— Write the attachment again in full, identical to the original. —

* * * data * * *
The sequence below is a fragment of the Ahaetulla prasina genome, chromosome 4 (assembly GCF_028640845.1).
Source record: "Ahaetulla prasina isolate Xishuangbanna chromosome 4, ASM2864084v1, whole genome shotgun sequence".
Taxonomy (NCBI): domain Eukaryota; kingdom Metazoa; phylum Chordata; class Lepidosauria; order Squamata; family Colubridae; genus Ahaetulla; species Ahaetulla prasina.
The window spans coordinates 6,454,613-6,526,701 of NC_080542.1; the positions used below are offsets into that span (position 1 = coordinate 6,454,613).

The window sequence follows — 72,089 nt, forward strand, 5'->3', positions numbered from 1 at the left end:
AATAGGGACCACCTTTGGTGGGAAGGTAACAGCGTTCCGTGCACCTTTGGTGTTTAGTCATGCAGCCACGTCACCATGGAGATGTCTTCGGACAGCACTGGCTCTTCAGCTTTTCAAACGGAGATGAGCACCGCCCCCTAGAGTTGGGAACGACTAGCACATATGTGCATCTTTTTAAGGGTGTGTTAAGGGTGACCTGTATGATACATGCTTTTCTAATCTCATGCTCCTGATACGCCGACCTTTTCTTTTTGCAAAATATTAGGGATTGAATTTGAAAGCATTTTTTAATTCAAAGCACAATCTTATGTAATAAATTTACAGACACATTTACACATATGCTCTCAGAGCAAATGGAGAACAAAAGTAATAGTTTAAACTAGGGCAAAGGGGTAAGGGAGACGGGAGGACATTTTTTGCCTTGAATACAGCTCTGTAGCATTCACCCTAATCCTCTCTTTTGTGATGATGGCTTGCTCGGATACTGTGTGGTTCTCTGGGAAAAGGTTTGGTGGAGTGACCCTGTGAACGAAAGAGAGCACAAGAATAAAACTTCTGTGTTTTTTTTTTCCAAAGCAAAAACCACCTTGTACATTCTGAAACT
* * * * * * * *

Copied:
The sequence below is a fragment of the Ahaetulla prasina genome, chromosome 4 (assembly GCF_028640845.1).
Source record: "Ahaetulla prasina isolate Xishuangbanna chromosome 4, ASM2864084v1, whole genome shotgun sequence".
Taxonomy (NCBI): domain Eukaryota; kingdom Metazoa; phylum Chordata; class Lepidosauria; order Squamata; family Colubridae; genus Ahaetulla; species Ahaetulla prasina.
The window spans coordinates 6,454,613-6,526,701 of NC_080542.1; the positions used below are offsets into that span (position 1 = coordinate 6,454,613).

The window sequence follows — 72,089 nt, forward strand, 5'->3', positions numbered from 1 at the left end:
AATAGGGACCACCTTTGGTGGGAAGGTAACAGCGTTCCGTGCACCTTTGGTGTTTAGTCATGCAGCCACGTCACCATGGAGATGTCTTCGGACAGCACTGGCTCTTCAGCTTTTCAAACGGAGATGAGCACCGCCCCCTAGAGTTGGGAACGACTAGCACATATGTGCATCTTTTTAAGGGTGTGTTAAGGGTGACCTGTATGATACATGCTTTTCTAATCTCATGCTCCTGATACGCCGACCTTTTCTTTTTGCAAAATATTAGGGATTGAATTTGAAAGCATTTTTTAATTCAAAGCACAATCTTATGTAATAAATTTACAGACACATTTACACATATGCTCTCAGAGCAAATGGAGAACAAAAGTAATAGTTTAAACTAGGGCAAAGGGGTAAGGGAGACGGGAGGACATTTTTTGCCTTGAATACAGCTCTGTAGCATTCACCCTAATCCTCTCTTTTGTGATGATGGCTTGCTCGGATACTGTGTGGTTCTCTGGGAAAAGGTTTGGTGGAGTGACCCTGTGAACGAAAGAGAGCACAAGAATAAAACTTCTGTGTTTTTTTTTTCCAAAGCAAAAACCACCTTGTACATTCTGAAACT